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Last Updated: Mar 27, 2024

# Select a Random Node from a Linked List

## Introduction

Data Structures and Algorithms are a very prominent part of tech interviews to test the candidateâ€™s problem-solving ability. To test this aspect, interviewers usually present the candidate with a programming question.

In this blog, we will discuss one such question.

Recommended Topic, Floyds Algorithm

### Problem Statement

You are given a Linked List, a Singly Linked List specifically. You are supposed to return a random node value from the Linked List. Each node should have an equal possibility of getting selected.

### Explanation of the Problem Statement

So, basically, you are given a Singly Linked List. You are to write a function that returns a random node value from the Linked List every time it is called.

But, the catch here is that, letâ€™s say there are â€˜nâ€™ nodes in the Linked List. Then, the probability of every node getting selected should be 1/n. You should keep in mind to maintain this.

You cannot return as you feel like. You should think of such a mechanism that actually makes it random.

### Sample Example

Consider a Linked List(Singly Linked List) with 4 nodes. This means that its length is 4. Something like this:

If the above-Linked List is considered, then on call of the function, letâ€™s say random_node(). Every time, it should return a different node value, like 3 on the first call, 1 on the second call, and so on.

## Approach - 1: Brute Force Approach

So, there is the use of the word random in the question itself, which leads to a hint on using some function or way of generating some random value.

Also, you may have observed till now that it is about being random implicitly through some mechanism.

For that, letâ€™s assign index value for understanding sake to the nodes of the singly Linked List.

So, let us say we know the length and therefore, we have indexed it accordingly. Now, we generate a random value in [0,length_of_linked_list).

Now, whatever value we get we return that specific node value.

For example: If the random value produced is 3, then 4 is returned.

Now, there are two sub-tasks- finding the length of the Linked List and generating a random value less than the length of the Linked List.
The length can be found using a loop till the next node is not null.

For random value, every language has some function that produces random value. So that can be employed for this. Then, to reduce that value to be less than the length of the Linked List, the modulus can be taken with the length of the Linked List.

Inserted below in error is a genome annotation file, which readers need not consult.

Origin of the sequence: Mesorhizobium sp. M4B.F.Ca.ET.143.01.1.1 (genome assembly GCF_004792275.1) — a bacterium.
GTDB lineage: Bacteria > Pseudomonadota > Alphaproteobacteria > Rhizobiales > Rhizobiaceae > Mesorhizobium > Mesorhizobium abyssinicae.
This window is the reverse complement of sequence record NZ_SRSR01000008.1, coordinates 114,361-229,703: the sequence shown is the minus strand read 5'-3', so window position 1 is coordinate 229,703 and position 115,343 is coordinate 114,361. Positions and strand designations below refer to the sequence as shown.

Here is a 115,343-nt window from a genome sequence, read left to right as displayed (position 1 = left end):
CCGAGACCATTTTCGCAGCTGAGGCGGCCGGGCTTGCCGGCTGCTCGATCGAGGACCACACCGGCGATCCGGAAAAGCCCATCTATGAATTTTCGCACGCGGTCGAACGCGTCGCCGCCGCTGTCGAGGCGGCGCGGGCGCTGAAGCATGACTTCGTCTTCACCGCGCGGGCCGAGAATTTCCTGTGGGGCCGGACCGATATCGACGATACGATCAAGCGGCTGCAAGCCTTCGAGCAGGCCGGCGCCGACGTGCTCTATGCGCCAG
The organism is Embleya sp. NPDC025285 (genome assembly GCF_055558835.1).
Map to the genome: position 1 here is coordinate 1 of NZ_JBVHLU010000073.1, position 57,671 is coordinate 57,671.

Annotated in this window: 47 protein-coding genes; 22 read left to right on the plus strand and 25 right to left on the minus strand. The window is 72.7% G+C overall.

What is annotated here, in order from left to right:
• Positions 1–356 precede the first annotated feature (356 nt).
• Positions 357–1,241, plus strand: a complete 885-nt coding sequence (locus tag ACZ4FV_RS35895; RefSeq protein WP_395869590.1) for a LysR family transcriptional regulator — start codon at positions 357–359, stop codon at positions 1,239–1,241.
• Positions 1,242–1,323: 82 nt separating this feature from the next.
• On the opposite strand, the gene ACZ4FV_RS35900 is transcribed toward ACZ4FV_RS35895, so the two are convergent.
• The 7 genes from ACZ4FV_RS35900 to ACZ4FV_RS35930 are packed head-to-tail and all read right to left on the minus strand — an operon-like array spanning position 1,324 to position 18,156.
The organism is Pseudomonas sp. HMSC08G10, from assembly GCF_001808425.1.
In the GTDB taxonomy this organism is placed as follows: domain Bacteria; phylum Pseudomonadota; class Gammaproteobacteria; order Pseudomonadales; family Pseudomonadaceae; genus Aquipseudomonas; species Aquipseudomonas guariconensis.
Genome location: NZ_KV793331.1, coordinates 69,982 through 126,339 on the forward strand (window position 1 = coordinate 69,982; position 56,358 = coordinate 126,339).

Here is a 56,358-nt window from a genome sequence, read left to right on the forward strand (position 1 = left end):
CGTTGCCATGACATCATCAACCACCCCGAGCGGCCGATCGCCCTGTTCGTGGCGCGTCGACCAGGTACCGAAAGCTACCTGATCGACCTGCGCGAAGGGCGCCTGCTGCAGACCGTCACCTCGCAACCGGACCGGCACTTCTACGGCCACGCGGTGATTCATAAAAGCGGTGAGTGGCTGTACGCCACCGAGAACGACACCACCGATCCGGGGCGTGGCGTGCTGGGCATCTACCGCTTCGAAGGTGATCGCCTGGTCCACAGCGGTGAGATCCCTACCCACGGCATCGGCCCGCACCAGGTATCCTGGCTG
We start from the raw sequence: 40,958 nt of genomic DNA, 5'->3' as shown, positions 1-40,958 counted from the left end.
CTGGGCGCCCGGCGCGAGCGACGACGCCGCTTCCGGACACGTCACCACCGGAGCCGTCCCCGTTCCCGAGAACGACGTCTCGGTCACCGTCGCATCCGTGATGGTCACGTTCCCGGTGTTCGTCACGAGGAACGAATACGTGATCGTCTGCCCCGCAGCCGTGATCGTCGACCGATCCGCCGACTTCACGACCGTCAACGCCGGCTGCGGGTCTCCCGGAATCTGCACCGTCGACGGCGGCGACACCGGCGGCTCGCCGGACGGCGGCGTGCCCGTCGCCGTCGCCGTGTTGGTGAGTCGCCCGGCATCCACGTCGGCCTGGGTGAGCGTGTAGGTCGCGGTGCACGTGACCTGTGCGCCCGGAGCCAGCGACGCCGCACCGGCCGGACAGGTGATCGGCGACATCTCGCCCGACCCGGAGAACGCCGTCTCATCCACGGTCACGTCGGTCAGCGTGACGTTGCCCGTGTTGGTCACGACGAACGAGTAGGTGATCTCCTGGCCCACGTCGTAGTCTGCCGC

### Steps of the Algorithm

1. Find the length of the Linked List. To do so, initialize a variable to 0 and traverse the Linked List till the end of it and increment the variable every time a node is encountered.
2. Generate a random value using the rand() function(in C++) and make it less than the length of the Linked List, let us say this is stored in rand_val.
3. Now, traverse the Linked List till you cover the number of nodes equal to the rand_val.
4. Return the value of this node.

### Implementation in C++

Code for the above-explained approach in C++ is as follows:

``````#include<bits/stdc++.h>
using namespace std;

class Node    //Nodes of the Linked List
{
public:
int value;
Node* next;
Node(int num)
{
this->value=num;
this->next=NULL;
}
};

{
int length=0;
public:
{
}
void insert(int num);
void find_length();
void rand_value();
};

void linked_list::insert(int num)   //insert nodes in Linked List
{
Node* newNode=new Node(num);

{
return;
}

while(t->next!=NULL)
{
t=t->next;
}
t->next=newNode;
}

void linked_list::find_length()   //finding length of he Linked List
{
while(t!=NULL)
{
t=t->next;
length++;
}
}

void linked_list::rand_value()    //producing random node value
{
if(length==0)
return;

time_t current_time;
srand(time(&current_time));
int rand_val=(rand()%length);
for(int i=0;i<rand_val;i++)
{
t=t->next;
}
cout<<"Random value is: "<<t->value<<"\n";
}

int main()
{
cout<<"First make a Linked List\n";
return 0;
}``````

Input:

``````linked_list l;
l.insert(1);
l.insert(2);
l.insert(3);
l.insert(4);
l.insert(5);
l.find_length();
l.rand_value(); ``````

Output:

``````First make a Linked List
Random value is: 2    //Time is 23:20 25/5/2022

First make a Linked List
Random value is: 1    //Time is 23:21 25/5/2022 ``````

#### Complexity Analysis

Time Complexity: O(n)

So, we see that we traverse the whole Linked List once for length and once for the random value of the node. Therefore, the Time Complexity is O(n+n) or O(n). Here, â€˜nâ€™ is the number of nodes in the Linked List.

Space Complexity: O(n)